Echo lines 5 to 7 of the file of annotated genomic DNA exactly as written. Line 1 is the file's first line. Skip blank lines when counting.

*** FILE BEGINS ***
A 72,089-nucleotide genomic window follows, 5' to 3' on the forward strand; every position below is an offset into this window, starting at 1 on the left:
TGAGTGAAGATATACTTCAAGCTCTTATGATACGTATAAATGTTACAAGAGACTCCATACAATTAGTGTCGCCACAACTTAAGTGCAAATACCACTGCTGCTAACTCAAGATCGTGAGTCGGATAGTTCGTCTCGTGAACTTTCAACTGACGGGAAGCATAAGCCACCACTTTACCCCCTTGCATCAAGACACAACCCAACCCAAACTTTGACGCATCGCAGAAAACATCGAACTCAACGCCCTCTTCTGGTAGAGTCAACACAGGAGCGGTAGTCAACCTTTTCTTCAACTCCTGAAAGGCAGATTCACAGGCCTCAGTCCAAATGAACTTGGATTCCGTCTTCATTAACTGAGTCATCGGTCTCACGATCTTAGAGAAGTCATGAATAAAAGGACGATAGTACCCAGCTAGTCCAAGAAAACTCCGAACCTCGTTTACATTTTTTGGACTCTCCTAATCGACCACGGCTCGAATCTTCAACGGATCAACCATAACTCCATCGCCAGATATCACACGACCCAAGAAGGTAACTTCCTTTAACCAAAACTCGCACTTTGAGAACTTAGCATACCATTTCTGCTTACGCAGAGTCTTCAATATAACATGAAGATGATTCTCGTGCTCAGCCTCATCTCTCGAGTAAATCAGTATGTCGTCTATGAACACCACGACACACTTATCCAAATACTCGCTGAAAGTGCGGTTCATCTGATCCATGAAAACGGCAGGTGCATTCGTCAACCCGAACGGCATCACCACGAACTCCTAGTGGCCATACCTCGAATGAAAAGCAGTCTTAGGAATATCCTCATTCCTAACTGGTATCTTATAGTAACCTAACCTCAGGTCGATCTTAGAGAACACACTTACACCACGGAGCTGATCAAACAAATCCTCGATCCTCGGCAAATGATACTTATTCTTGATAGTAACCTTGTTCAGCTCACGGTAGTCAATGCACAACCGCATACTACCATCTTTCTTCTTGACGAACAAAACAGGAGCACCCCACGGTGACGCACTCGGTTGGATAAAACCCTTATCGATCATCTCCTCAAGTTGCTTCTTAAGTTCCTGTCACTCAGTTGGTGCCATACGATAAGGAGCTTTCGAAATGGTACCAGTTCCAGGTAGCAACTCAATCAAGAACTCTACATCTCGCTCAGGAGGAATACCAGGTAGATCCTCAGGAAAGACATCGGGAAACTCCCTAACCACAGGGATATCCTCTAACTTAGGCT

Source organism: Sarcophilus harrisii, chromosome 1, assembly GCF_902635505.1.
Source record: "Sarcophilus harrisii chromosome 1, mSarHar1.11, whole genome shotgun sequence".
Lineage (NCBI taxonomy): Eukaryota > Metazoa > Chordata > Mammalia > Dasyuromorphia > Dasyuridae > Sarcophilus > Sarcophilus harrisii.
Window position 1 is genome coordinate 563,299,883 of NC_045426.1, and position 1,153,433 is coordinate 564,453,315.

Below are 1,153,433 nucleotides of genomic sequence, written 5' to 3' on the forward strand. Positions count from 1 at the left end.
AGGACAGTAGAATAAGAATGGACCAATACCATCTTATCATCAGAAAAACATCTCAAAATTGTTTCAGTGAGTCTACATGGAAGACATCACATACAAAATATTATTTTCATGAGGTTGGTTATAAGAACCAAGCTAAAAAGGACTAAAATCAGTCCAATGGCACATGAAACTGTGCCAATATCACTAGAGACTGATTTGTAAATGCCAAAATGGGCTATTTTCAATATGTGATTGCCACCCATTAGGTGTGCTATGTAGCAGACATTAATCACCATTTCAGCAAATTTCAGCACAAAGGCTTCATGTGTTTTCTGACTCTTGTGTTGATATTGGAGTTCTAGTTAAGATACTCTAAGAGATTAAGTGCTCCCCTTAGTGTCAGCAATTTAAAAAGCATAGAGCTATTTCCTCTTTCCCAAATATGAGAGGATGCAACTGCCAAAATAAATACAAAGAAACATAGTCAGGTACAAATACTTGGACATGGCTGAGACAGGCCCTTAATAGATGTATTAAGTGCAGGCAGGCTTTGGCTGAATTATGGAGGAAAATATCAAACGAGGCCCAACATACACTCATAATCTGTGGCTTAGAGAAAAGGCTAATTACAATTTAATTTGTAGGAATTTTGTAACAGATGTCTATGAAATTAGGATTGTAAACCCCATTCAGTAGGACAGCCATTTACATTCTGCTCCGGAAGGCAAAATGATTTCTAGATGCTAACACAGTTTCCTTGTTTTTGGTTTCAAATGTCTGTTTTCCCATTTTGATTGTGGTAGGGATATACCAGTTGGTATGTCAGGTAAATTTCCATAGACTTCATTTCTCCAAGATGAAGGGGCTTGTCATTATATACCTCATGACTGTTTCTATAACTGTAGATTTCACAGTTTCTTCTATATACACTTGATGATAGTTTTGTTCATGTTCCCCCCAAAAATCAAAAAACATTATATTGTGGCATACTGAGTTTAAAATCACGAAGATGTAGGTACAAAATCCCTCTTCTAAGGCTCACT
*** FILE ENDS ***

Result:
Lineage (NCBI taxonomy): Eukaryota > Metazoa > Chordata > Mammalia > Dasyuromorphia > Dasyuridae > Sarcophilus > Sarcophilus harrisii.
Window position 1 is genome coordinate 563,299,883 of NC_045426.1, and position 1,153,433 is coordinate 564,453,315.

Below are 1,153,433 nucleotides of genomic sequence, written 5' to 3' on the forward strand. Positions count from 1 at the left end.